The bike path/sidewalk along the west side of this bridge has one of the most amazing views of Montreal.

Friday, August 27, 2010

Lazy rider secret #7

Our philosophy is that a lazy bicycle rider should choose hilly rides, because there's lots more (and faster) coasting than on a flat ride. So it's easier. This is also known as a slacker technique, although we admit it is for advanced slackers.

We live this philosophy, fully and and completely.

Flat rides for a Steemo

Here are some bike rides that are flat, but otherwise scenic and fully enjoyable. Some are nearby, some are farther. These are the best of the best of Quebec's flatland ride type cycling. Do them all and you have lived a full and happy life.

All of these rides are discussed in earlier blog posts. Search the Cycle Fun Montreal blog here.

  • Canal Soulanges from Pointe aux Cascades
  • Beauharnois Canal - south side. (be aware that the valleyfield bridges ban bikes)
  • Ormstown to Huntingdon to Powerscourt along Chateauguay river (country roads).
  • Canal Chambly (Chambly to St-Jean-sur-Richelieu)
  • P'tit train du Nord - Ste-Adele (or Prevost) to Val David (and back, which is downhill)
  • P'tit train du Nord - Tremblant (St-Jovite) to Labelle
  • P'tit train du Nord - any part of the paved northernmost 110 km.
  • Granby-Waterloo on the Eastern Townships' Estriade
  • Voie Maritime bike path in middle of St-Laurence river (Longueuil to Ste-Catherine)
  • North Hatley to Lennoxville on Sherbrooke's Les Grande Fourches network
  • Cycloroute de Bellechasse bike path located south and SE of Quebec city
  • Quebec / Levis loop : Vieux Quebec / ferry / Levis / Pont Quebec Bridge / Champlain
  • Route Verte in MRC Maskinongé: St-Barthelemy to Yamachiche (country roads)
  • Ste-Martine to St-Chrysostome or St-Antoine-Abbé (country roads)
  • Ormstown-Dewittville-Rockburn (country roads)

If you have car support. bike anywhere on south coast of St Laurence going to the east from Quebec City through the Bas St-Laurent to the amazing Parc Bic. Perfect scenery + tailwind = paradise.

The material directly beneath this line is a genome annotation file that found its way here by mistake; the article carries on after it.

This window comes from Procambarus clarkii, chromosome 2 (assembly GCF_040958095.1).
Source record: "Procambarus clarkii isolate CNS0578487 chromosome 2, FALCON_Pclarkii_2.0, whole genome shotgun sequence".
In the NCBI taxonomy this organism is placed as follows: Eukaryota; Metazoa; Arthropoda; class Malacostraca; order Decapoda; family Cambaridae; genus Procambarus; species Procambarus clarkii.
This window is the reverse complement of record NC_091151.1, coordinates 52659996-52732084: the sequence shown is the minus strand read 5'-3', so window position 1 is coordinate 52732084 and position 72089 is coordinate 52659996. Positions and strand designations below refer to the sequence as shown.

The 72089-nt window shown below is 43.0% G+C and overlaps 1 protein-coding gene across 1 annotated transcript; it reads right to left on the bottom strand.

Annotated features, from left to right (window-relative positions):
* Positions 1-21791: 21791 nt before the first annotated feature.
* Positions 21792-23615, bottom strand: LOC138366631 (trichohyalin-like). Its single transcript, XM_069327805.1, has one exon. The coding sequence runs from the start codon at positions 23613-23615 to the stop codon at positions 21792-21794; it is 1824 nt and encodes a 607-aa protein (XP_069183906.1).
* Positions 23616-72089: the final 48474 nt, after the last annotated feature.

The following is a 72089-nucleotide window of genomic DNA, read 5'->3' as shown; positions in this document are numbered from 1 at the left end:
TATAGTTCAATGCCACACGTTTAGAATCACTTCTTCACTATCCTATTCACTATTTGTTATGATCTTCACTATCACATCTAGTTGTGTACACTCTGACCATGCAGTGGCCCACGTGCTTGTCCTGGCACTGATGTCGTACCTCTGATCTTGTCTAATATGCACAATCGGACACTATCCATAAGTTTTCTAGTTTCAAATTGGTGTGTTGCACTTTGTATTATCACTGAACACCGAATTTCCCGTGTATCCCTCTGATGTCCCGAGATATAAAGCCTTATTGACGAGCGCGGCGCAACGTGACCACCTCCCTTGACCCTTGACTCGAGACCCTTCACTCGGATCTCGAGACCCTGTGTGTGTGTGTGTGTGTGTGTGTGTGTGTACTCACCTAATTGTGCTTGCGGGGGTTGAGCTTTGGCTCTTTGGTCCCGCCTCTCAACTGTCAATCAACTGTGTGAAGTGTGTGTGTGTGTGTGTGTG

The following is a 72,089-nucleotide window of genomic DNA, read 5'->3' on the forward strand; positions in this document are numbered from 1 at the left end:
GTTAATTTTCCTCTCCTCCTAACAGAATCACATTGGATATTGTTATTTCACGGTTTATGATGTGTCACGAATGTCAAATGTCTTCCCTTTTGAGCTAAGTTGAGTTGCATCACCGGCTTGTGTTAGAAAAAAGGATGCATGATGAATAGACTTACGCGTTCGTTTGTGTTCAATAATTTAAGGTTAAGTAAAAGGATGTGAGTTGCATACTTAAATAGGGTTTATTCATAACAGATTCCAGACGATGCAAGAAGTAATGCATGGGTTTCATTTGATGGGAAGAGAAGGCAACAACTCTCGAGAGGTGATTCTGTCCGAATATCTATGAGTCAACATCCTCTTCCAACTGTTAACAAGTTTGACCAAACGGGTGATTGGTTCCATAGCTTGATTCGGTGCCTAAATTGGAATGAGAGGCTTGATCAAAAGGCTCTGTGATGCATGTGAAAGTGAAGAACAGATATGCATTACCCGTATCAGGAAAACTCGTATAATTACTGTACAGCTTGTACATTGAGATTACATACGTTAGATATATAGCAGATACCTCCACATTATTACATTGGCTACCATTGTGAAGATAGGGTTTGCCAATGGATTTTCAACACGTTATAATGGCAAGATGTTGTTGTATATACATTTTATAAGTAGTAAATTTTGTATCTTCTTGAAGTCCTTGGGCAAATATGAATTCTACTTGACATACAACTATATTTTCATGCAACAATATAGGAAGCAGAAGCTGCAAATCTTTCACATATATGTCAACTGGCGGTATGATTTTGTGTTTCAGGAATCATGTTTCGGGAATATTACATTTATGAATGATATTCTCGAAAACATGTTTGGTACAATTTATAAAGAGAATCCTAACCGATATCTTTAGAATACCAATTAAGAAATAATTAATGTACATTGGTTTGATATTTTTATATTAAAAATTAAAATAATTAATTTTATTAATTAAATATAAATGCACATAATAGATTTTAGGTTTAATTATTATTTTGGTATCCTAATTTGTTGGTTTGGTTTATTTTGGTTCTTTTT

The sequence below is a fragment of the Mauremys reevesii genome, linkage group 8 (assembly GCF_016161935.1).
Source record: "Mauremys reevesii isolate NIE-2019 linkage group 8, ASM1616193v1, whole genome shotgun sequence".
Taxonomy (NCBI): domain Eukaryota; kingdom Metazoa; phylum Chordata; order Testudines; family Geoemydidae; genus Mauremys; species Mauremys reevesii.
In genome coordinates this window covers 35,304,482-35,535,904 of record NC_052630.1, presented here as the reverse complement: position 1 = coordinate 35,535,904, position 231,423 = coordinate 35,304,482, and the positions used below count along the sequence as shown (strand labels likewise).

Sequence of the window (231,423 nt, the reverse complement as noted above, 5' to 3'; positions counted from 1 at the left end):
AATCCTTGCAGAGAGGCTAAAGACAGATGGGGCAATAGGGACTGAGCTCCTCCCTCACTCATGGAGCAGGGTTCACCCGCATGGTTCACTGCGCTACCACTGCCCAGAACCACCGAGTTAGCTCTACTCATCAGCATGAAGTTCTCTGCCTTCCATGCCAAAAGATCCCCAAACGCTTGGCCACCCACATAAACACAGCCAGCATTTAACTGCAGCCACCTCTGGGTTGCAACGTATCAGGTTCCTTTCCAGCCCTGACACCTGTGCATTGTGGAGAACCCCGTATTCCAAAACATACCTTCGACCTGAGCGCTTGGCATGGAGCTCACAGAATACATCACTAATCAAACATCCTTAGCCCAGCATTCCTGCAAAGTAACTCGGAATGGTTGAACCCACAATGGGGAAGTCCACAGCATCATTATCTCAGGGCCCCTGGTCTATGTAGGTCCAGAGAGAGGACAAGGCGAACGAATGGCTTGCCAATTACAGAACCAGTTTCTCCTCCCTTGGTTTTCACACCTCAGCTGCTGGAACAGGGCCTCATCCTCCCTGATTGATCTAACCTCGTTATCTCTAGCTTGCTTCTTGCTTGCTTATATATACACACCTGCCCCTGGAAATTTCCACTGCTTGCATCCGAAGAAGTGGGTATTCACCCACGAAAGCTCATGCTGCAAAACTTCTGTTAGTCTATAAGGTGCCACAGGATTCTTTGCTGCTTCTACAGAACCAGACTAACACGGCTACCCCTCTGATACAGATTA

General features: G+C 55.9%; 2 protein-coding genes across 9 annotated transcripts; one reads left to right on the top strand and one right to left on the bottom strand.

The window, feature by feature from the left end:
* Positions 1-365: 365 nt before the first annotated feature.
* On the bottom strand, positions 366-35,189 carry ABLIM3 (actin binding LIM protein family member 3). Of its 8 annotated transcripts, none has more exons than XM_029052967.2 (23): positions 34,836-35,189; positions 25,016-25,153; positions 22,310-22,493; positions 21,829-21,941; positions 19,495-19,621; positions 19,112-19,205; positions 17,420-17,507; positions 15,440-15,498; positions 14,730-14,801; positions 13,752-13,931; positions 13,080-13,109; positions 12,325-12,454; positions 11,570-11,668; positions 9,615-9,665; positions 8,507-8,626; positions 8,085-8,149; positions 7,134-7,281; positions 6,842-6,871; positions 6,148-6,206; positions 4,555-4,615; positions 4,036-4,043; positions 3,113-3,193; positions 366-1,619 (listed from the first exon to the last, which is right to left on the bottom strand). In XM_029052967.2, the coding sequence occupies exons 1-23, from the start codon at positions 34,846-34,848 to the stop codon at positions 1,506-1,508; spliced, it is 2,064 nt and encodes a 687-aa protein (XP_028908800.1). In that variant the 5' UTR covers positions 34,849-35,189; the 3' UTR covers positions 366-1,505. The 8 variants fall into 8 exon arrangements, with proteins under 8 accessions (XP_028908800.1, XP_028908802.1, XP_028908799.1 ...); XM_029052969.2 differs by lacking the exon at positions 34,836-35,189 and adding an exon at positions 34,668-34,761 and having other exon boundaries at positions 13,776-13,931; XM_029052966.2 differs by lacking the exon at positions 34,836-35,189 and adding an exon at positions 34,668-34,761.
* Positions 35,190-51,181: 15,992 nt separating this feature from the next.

Most of these are part of Quebec's Route Verte regional bike path network. There are many other Route Verte / regional bike paths that also fit the great flat bike rides category. Click here for the Route Verte website. With over 4000 km of bike path network, there is some variety.

All of these are discussed in earlier blog posts. Search the blog here.

stop light question

We asked the person beside us at the stop light with the very high end bike and matching attire if this was the number one bike in her collection. It was but she said her other bike was a Bixi.

How to have a great bicycle ride

1) Go out and ride your bike
2) Lots

After a while you will notice some rides are better than other rides. Analyze this and seek out better rides. One day you will finish a ride, and your brain will be sending you a message that says that today's ride was the best ride ever.

Which does not mean that you should now stop your search for your best ride ever. Au contraire, you need to keep riding. And you will find another greatest ride ever. And again and again, until every ride is a great ride, and the whole idea of "best ride" becomes meaningless. The act of riding itself is great. By now you are "one with the bike," and the bike has become an extension of your body. Note: do not sleep with your bike, that's what other humans are for.

Now we are ready for the next level.

Achieving the state of "Fun."

Riding your bike should induce a state of jubilant glee. This can annoy the non-cyclists among us, but we don't care. This is fun and we're having it. You may need to adjust ride terrain and distance, bicycle fit, level of on and off-season training, mental attitude and expectations, and of course the weather, but it's worth it. We're talking jubilant glee, after all. Not many people can just go outside and get some, so consider yourself extremely lucky.

Any other tips for happiness? Smile and wave when passing other people, and maybe buy a bike bell to ring at human obstacles instead of shouting or swearing? Civisme is a good thing, and it will make you feel better, we promise.

Pain is no fun, Bicycling magazine offers seven useful tips for reducing pain in a variety of your body parts. If it is the bike seat-crotch interface that causes some discomfort, rubbing chamois creme (or vaseline or bag balm) all over the bike-short pad before riding can make a big difference in reducing friction where you do not want any friction!


A great ride requires a great place to ride. Montrealers have excellent urban cycling, but when you cross the river and leave the island of Montreal you are entering a cycling paradise we call the Quebec countryside. Explore it (there's a LOT of it), in search of lots of great bike rides, and the search for your best bike ride ever. (our own personal search for the best bike rides in Quebec is the reason we started this blog)

Wednesday, August 25, 2010

Chemin Nordet back on Google Maps

We don't know why it disappeared, maybe it was just our computer rejected it or something but for a couple of years Chemin Nordet in St-Donat had vanished from the google maps world.

Now it's back.

Here's a bikely map of the road. Chemin Nordet is one of the finest roads in Quebec for cycling.

Here's some Chemin Nordet pictures from our visits there.